Be Wary of Debt Settlement Companies: Bankruptcy May Be Your Best Option

In their desperation, many people turn to debt settlement companies for help with their financial problems. Unfortunately in doing so, many folks can actually worsen their financial situation.

Debt settlement companies have exploded in number in recent years. Their commercials promise to settle your debts for a fraction of what is owed. What they don’t say in the commercials is that debt settlement fails for about two-thirds of those who try it, pushing many of them into the bankruptcy that they were trying to avoid.

In addition, there is evidence of the financial danger that debt settlement companies pose to consumers. The Better Business Bureau has called debt settlement an “inherently problematic business.” Also, the Federal Trade Commission, the Government Accountability Office and attorneys general in 41 states have uncovered evidence of abuses by many such companies.

Debt settlement can be a financial trap

Debt settlement companies are pro-profit institutions that attempt to negotiate with your creditors to reduce the amount you owe. For this service, they generally charge very high fees-some as high as 15 percent of the debt owed. Some of the other shortcomings of the debt settlement process are:

  • Debt settlement companies will often charge you even if they did not successfully settle your debt.
  • Unlike other debt relief processes, creditors do not have to work with debt settlement companies. If the settlement attempt was unsuccessful (or the creditors refuse to settle), you could have to pay interest or late fees, adding to you debt.
  • If any debt is forgiven during the debt settlement process, it is taxable as income.

Bankruptcy can offer real relief

If you are overwhelmed by debt, bankruptcy is often a better option than debt settlement. Some of the advantages that bankruptcy has over debt settlement are:

  • Bankruptcy costs much less than debt settlement companies.
  • Any debt that is reduced or discharged through bankruptcy is not taxable.
  • Bankruptcy can stop foreclosures, garnishments, car repossessions and collection phone calls, as creditors are legally required to work with you.
  • Bankruptcy attorneys are required to act in your best interests.

Although bankruptcy is a powerful tool, it is not the right tool for everyone who is having financial difficulties. If you find yourself in this situation, call me to discuss your matter. As an experienced bankruptcy attorney I will consider your individual situation, advise you whether bankruptcy is right for you and inform you of your debt relief options.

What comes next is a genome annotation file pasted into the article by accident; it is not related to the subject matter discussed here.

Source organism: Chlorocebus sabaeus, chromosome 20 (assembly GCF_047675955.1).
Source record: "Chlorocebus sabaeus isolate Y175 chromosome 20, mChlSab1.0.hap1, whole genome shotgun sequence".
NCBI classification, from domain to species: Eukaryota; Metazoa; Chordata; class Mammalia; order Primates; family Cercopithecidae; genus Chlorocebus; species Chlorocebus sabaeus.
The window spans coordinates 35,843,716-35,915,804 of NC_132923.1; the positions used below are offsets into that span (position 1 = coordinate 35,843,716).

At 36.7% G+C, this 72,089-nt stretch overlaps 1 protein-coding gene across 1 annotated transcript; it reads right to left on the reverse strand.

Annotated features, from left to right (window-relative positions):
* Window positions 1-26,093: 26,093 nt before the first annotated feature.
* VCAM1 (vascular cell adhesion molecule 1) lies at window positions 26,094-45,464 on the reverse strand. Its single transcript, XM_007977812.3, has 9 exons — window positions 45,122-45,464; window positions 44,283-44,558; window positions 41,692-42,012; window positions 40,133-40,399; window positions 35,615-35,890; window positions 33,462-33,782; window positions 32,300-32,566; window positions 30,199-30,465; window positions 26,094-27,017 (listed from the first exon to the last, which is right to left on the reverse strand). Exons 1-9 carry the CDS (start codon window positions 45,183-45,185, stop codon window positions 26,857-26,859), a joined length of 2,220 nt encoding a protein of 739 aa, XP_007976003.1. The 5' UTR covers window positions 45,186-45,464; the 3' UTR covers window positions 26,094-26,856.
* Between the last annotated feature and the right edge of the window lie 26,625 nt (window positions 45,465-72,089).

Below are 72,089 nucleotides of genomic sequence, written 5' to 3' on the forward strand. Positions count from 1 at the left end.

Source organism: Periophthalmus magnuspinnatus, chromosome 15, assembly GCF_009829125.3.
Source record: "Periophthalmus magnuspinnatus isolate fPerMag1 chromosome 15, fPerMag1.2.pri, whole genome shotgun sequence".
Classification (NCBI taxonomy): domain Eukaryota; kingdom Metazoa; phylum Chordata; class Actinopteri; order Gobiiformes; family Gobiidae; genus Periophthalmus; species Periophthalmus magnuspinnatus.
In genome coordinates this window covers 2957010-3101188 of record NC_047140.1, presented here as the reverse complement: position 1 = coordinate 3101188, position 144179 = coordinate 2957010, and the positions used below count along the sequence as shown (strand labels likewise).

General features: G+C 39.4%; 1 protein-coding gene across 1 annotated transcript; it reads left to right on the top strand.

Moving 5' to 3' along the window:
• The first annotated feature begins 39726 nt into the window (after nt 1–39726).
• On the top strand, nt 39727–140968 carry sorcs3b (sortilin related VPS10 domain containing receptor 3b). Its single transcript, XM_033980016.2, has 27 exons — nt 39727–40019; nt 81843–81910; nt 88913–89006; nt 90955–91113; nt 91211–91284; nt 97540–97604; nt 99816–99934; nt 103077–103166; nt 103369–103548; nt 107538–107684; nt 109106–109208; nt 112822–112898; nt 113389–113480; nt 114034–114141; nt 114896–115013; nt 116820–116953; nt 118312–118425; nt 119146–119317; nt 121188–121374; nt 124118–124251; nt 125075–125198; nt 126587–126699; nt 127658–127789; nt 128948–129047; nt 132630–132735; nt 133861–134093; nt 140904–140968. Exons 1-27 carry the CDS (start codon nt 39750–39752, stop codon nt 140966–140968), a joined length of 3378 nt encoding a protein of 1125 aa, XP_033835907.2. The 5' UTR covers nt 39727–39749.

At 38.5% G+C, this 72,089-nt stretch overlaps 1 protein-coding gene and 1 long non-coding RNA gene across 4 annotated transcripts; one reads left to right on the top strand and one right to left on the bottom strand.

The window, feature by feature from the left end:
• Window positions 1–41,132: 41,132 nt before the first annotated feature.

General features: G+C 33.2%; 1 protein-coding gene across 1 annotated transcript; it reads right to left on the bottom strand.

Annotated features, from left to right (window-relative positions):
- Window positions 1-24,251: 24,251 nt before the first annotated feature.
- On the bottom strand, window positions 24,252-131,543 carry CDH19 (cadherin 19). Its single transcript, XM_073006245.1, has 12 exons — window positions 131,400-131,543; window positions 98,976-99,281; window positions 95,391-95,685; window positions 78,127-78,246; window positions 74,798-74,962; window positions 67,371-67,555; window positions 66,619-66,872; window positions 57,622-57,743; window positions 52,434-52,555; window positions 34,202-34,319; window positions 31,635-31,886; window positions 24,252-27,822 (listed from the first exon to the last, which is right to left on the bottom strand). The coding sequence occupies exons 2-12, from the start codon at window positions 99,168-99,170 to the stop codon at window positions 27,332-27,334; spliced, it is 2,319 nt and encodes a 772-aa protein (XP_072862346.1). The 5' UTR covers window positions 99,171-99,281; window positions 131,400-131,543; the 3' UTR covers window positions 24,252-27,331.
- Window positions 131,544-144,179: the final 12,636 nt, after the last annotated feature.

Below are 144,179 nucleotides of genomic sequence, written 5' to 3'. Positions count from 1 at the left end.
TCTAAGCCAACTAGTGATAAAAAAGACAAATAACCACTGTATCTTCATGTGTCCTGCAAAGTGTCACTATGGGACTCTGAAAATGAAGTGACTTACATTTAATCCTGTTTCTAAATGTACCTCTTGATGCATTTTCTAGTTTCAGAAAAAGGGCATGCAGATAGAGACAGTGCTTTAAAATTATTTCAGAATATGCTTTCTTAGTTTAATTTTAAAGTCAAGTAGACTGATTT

How to Improve Your Credit Score

Improving your credit score will not happen overnight. However, you can take action now to improve your score for the future.

Paying your bills on time is one of the most important things you can do. This includes not only credit card payments and bank loans, but also bills for things like utilities and cell phones. While these will not appear on your credit report when you make timely payments, they can appear as delinquencies if you pay them late.

When it comes to credit cards and revolving debt, try to keep the balances as low as possible. High debt can reduce your credit score, as can having too much debt when compared to your income. Moving debt around so that one card has more debt but another has none also will not help to improve your score.

While it may seem logical that if you close out credit cards with zero balances your credit will improve, that is not necessarily the case. Lowering the number of open revolving accounts can improve your score in some instances, but it also decreases the total credit you have available to use, which can actually lower your score.

Try to use your existing credit whenever possible and avoid applying for new credit, as credit applications appear on credit reports as inquiries and may signify to creditors that you are taking on new debt.

It is also important to avoid being referred to collections by creditors. Most creditors want to avoid giving your case to a collection agency, because the creditor ends up with a loss, even if you eventually pay the collection agency in full. Consequently, most creditors will try to work out a payment plan with you.

Improving your credit is a lengthy process. You must rebuild your credit history, which in turn will improve your credit score. Each reported delinquency reduces your score, and the amount of time it will take before these negative elements no longer count against you depends upon your particular history.

Credit inquiries remain on your credit report for two years. Delinquencies and most public record items remain for seven years, while bankruptcies can remain for up to 10 years and unpaid tax liens will stay on your report for 15 years. How quickly your score improves will depend upon which of these types of delinquencies appear in your credit report.

How to Prevent Foreclosure on Your Home

There are several tactics one may take to prevent foreclosure on their home.

Filing Chapter 13 bankruptcy is an option to halt foreclosure proceedings if you have been unable to make mortgage payments due to an unexpected and expensive illness or the loss of a job. Once bankruptcy is filed, an automatic stay is issued that halts all relevant legal proceedings, including foreclosure actions. I will then help you to create a reasonable three- to five-year repayment plan that will get your mortgage payments back on track.

In some situations, however, foreclosure defense alternatives such as mortgage modification may better suit your personal circumstances and financial goals. My years of experience as a bankruptcy attorney allow me to quickly evaluate whether bankruptcy is your best option for debt relief and stopping foreclosure.